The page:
Blanket Sea

Arts & Literary Magazine

Category: Art (page 1 of 2)

The Nightstand Collective: An Art Project by Emma Jones

Emma Jones has spent much of her life navigating chronic illness, which inspired her curiosity about how others make space for their illness, create tools for resilience, and, most importantly, make meaning of their illness experiences. Through her project, The Nightstand Collective, she explores the lives of the chronically ill through the intimate space of the bedroom nightstand, and the items we keep close in times of vulnerability.

Fibromyalgia. Myalgic Encephalomyelitis. (More photos, description, and list of items here.)

Artist’s Statement

When I first became sick, I took my symptoms to bed, imagining that I could treat them with rest. I had to stop the life that I had so carefully dreamed of, arranged, and created for myself. I did not bounce back to my old self and slowly realized I had to organize a different way of living. In the beginning, there was a certain novelty to being in bed; as an incredibly active person, giving in to the resting medicine was not easy.  I had no name for my symptoms. By the time that I was handed them, my life had become very small and I felt unrecognizable.

Major Depressive Disorder. Complex Post Traumatic Stress Disorder. ADHD. Neurological Damage due to Fetal Alcohol Exposure. Head Trauma. Irritable Bowel Syndrome. (More photos, description, and list of items here.)

For a long time, I was unable to read, watch TV, or follow narratives of any kind. My world became my bedroom and the items on my bedroom nightstand. The things that I kept close were very carefully curated for specific purposes; some were medical, but most were possessions that I just enjoyed looking at, that brought me comfort. My nightstand was a way that I could strategize my energy use by keeping the things that I would need for a whole day close by. It was also practical, held some art, some magic, items from friends, items from my old life, bits of the natural world; some things were to encourage and to inspire.

Ehlers-Danlos Syndrome. Postural Orthostatic Tachycardia Syndrome. Fibromyalgia. Celiac Disease. Occipital Neuralgia. Asthma. Major Depressive Disorder. Generalized Anxiety Disorder. Insomnia. (More photos, description, and list of items here.)

My nightstand was my nest, and while it was small compared to my old life, it reflected my growing inner world. I would look at my nightstand and wonder about all the other people out there struggling with the “unnamed” disorders that had taken their life down, and I would think about their nightstands. I spent a great deal of time imagining nightstands around the world, and I was curious as to what tools people were using to help them create a bigger life. And what did a bigger life mean to them? Folks who are dancing with chronic illness are remarkably adaptable, incredibly strong, and creative, yet they are never recognized as such; and it was these misconceptions that became the seed that led to the creation of The Nightstand Collective. I wanted a quiet space where the items could speak for themselves and show the life behind them. 

Chronic Pain Syndrome. Fibromyalgia. Nerve Damage. Thoracic Bone Spurs. Cervical Bone Spurs. (More photos, description, and list of items here.)

I have been working on The Nightstand Collective for two years now and have had submissions from people from all over the world. I have had the most incredible communications with some of the most resilient and fascinating people I have ever had the pleasure to chat with. Many of us are canaries of the world, and I am curious about how they make their life, adapt to their symptoms, what tools they use to lead a nourishing life. I am still learning about how people are managing their illness and what are the things that support them. I have a yearly book list of all the nightstand books and it gives us a window into some of the inner work that people are doing; people are diving into some intense and transformative topics.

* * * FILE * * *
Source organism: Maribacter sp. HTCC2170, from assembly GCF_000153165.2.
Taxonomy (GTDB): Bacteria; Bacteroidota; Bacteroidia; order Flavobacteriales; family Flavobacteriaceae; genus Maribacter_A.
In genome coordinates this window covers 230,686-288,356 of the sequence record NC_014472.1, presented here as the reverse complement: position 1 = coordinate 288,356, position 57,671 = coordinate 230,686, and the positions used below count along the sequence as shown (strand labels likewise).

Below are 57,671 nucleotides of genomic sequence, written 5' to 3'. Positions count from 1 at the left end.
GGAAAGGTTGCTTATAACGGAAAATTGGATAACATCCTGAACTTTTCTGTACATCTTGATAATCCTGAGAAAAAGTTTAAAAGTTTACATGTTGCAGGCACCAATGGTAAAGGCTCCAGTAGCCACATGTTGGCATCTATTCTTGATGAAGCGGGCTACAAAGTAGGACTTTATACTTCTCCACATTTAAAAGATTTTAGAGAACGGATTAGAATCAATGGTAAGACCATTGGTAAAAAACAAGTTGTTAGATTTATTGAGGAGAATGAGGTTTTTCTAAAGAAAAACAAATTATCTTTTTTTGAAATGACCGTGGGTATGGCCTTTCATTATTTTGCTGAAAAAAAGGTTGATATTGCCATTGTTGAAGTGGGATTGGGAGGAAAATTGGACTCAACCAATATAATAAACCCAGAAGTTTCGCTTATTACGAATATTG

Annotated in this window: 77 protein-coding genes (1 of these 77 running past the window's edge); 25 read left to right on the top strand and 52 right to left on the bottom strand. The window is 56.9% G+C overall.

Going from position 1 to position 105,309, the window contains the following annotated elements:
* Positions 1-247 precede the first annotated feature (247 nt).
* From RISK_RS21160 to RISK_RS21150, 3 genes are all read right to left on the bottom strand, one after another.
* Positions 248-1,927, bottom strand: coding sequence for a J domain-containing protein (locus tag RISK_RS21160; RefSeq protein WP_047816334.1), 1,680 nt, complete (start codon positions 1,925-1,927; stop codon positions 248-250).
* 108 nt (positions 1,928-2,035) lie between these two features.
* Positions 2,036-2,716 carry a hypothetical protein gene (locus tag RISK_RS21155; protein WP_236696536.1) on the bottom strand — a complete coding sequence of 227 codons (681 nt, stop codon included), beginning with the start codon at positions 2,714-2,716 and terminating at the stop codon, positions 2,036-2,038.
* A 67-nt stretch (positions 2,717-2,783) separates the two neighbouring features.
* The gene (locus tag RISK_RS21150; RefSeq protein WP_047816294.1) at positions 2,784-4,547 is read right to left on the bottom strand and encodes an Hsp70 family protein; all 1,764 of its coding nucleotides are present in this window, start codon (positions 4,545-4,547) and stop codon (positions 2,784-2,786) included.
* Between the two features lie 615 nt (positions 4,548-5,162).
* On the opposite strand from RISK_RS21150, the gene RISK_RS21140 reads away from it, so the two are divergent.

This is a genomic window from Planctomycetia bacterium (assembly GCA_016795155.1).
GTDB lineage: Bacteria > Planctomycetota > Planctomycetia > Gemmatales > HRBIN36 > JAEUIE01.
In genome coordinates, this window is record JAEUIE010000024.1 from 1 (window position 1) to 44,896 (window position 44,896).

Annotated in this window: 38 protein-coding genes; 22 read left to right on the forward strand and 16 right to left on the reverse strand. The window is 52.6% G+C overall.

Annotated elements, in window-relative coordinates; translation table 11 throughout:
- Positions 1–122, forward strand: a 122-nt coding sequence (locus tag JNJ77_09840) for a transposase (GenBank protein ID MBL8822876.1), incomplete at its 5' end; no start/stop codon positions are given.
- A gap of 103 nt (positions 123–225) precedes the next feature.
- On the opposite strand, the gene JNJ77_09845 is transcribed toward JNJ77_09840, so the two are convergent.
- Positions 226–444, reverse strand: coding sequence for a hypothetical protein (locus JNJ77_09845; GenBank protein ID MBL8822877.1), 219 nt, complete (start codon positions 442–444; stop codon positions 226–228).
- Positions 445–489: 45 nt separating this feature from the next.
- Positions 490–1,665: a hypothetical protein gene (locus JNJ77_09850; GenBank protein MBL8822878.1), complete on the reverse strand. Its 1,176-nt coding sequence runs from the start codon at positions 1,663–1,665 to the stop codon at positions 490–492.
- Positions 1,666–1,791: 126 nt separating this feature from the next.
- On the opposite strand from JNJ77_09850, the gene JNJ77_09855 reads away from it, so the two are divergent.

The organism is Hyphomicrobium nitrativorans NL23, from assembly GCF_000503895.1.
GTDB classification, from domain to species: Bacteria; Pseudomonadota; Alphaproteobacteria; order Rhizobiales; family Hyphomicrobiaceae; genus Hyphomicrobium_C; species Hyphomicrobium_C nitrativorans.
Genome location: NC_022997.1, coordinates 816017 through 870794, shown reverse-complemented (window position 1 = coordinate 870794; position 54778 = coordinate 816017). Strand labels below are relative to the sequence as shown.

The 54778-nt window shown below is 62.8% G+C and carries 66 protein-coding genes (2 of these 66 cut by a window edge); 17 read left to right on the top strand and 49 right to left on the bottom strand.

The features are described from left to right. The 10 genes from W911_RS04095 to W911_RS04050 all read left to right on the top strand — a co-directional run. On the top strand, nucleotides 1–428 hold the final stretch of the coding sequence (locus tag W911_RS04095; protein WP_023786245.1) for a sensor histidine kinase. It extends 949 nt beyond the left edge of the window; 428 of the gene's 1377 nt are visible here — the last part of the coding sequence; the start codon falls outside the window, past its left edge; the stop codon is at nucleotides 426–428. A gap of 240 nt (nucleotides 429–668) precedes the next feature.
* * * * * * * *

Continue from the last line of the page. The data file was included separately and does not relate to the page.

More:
Lyme Disease and Co-Infections. (More photos, description, and list of items here.)

I have had folks tell me that my website is depressing; I don’t find it so. It is a matter of fact that we will all have to dance with illness at some point in our lives, and others can be our guides into all of the ways that a life can become full. There are many people out there creating art, leading vibrant relationships, having spiritual experiences, and finding beauty all from the small space of their bedroom nightstand. It is true that some of the nightstands reveal a frightening reality of some awful diseases; some are stark and some are taken over with medical equipment, but somewhere there will always be one little item that tells a story of that person beyond their disease. I do hope to keep collecting nightstands and at some point start compiling the data on the objects that can reveal some patterns. It has been a great honor to peak into these very intimate spaces.



 Emma has a background in theatre and film both in front of and behind the camera, and has recently started working in audio featuring narratives about healing from traumatic injuries. You can hear her work at Her project, The Nightstand Collective,  has been featured in Huffington Post UK, Mashable Social Good, The Mighty, West Journal, and The Italian Endometriosis Foundation.       


Art by Jake

“Angel of Death”

(A character standing in a background of glitchy effects of many different colors: pink, aquamarine, and purple. His hands are near his chest but obstructed by the effects.)


(Three woman are standing around each other: the woman on the rights face is glitched out into the ground with bright red colors.)


(Two skulls with bright red eyes, melting into each other from either side; crystal-like effects are present.)

“Faking It”

(A girl’s head is the center of the image with bright glitch effects covering most of her bright green hair.)


Artist’s Statement

My art is a expression of my headspace, my interests, and my ideas. The pieces featured here are about the information age and technology, and how overwhelming and sometimes scary it can be to navigate, as well as the feelings that can come with being overwhelmed. As someone with ADHD, it can be scary to have that much information at your fingertips, and it can cause aniexty and stress. I tried to go as bold and bright as I could with these pieces to express those feelings.